- You need to attend all the sessions.
- You need to comply with testing procedures.
- Threats or acts of violence are big no-nos.
- Alcohol, drugs, and other illegal substances are not allowed on the premises.
- Inappropriate conduct with the staff is prohibited.
- Leaving the facility without permission is discouraged.
Reminder: Before you get on your way to rehab, make sure to bring these essentials:
- Identification card (driver’s license, passport, etc.)
- Insurance documents
- Pertinent medical records, including your list of medications
- Emergency contacts
- Reading or writing materials, or other hobby items
Step 2: Detox
In most cases, enrollees have to undergo detox to curb the unpleasant effects of alcohol withdrawal. During this phase, you can expect to receive medications as needed to prevent complications such as seizures or delirium tremens.
Step 3: Therapy
Once you’ve finished detox, you can proceed with the rehab proper. Depending on your condition, you might undergo any of the following interventions:
- Individual Therapy
- Group Therapy
- 12-step or other types of recovery meetings
Diagnostic tests are done to ensure compliance. Medications such as Acamprosate and Disulfiram, which may help in the management of alcoholism, may be given as well. Treatment for underlying conditions such as liver disease or heart problems will be rendered as needed.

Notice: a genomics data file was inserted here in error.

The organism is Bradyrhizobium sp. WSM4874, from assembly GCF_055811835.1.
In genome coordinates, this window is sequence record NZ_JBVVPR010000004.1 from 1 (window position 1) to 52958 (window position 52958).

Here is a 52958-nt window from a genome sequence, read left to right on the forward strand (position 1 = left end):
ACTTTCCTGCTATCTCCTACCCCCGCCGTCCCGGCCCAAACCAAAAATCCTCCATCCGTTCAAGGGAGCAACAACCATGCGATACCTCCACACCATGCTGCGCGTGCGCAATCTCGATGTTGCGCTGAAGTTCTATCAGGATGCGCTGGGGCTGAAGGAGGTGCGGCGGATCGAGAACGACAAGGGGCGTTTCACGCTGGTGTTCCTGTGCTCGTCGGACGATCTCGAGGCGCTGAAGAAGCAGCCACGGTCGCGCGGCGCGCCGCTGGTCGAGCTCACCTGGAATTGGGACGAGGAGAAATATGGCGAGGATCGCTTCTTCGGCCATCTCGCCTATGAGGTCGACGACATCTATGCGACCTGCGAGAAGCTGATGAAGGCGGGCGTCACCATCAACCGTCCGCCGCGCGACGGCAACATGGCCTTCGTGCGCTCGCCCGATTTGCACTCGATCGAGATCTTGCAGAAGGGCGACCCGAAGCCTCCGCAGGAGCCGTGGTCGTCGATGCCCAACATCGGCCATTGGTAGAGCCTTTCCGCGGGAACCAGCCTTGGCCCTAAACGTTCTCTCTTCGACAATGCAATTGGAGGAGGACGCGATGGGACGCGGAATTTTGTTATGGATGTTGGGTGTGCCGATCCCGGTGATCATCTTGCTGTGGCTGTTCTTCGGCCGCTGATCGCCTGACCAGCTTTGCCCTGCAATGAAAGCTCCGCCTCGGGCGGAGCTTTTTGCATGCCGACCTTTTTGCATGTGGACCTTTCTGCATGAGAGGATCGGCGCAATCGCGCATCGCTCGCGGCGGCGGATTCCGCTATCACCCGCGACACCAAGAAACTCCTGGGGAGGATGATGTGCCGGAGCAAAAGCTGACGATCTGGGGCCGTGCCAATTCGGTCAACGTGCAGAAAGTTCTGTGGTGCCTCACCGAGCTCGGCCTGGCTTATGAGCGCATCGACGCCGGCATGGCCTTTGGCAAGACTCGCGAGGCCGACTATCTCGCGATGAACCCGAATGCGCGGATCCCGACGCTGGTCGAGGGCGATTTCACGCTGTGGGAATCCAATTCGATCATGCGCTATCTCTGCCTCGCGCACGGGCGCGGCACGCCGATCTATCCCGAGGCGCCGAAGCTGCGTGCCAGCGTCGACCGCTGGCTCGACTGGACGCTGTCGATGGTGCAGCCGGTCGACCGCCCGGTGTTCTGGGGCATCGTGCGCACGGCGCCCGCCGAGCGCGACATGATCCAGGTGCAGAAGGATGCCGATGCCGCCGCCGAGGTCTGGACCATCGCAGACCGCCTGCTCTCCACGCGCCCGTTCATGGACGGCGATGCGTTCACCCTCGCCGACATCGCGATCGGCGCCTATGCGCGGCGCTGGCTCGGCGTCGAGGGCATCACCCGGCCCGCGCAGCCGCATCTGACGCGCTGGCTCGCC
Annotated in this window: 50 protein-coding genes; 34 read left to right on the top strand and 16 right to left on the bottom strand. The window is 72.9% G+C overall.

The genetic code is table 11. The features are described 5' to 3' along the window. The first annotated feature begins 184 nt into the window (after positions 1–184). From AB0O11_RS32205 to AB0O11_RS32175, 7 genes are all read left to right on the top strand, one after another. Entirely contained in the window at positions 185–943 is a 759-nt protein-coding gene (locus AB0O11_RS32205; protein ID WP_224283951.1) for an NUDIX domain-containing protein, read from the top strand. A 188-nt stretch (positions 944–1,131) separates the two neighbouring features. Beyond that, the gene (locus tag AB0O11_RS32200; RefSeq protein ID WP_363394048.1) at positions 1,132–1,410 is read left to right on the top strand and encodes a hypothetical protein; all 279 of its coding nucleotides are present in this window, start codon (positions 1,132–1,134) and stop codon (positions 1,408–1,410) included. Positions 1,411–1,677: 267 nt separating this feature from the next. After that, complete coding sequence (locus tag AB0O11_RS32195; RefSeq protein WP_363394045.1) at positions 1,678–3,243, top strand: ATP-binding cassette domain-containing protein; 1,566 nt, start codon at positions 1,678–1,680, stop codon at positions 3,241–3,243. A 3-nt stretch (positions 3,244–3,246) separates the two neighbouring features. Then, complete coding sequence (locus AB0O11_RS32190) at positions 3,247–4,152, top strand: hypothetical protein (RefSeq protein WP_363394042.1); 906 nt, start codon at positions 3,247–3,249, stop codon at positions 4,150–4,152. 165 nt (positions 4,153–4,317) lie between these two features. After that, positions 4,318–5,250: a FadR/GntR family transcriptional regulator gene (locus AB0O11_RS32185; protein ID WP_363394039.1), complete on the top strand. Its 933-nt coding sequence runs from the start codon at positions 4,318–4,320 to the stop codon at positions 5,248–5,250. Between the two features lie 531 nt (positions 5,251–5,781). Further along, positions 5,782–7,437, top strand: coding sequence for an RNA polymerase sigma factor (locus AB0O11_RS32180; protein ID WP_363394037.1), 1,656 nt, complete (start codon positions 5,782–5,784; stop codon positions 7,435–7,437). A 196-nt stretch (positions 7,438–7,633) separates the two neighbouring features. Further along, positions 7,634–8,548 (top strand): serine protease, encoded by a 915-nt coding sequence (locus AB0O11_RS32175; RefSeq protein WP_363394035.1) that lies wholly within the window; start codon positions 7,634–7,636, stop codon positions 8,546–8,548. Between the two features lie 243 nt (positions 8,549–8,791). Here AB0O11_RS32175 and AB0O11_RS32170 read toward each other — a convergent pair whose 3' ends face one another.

While in rehab, you may be asked to write a journal, exercise, meditate, even practice yoga. In most facilities, weekend visits from the family are permitted. There are even some that conduct field trips to the beach!
Step 4: Preparation for Discharge
More than just helping the alcoholic deal with his present problem, inpatient rehab can greatly help with the issues that lie ahead. For one, therapists may employ family strengthening practices, which can include parenting education, family counseling, and childcare services to name a few.
Rehab also entails vocational rehabilitation, so you can gain employment after finishing the program. The main focus here is skills development. For example, you may be taught how to write a resume – or how to answer well during a job interview.
Once you are finished with your rehab stint, you may be referred to case managers who can hook you up with the services that you need. For example, if you need housing or childcare services, the case manager can refer you to the agencies in charge.
What Happens After Rehab?
The stringency in inpatient alcohol rehab centers can help you stay away from alcohol for the remainder of treatment. It’s a different story, however, once you get home. To continue this abstinence streak, your therapist may encourage you to participate in these aftercare services:
- Relapse/Recovery support groups
- Sober housing
- Sober Housing
- Local Support
Aftercare services can help you achieve abstinence, if not a great reduction of alcohol intake. It can also help prevent relapse, which is often the case when there’s no more constant supervision.
Inpatient alcohol rehab is an effective program that can help you be sober – and remain sober. If you have a hard time recovering even with the help of support groups and whatnot, then this form of treatment is best for you.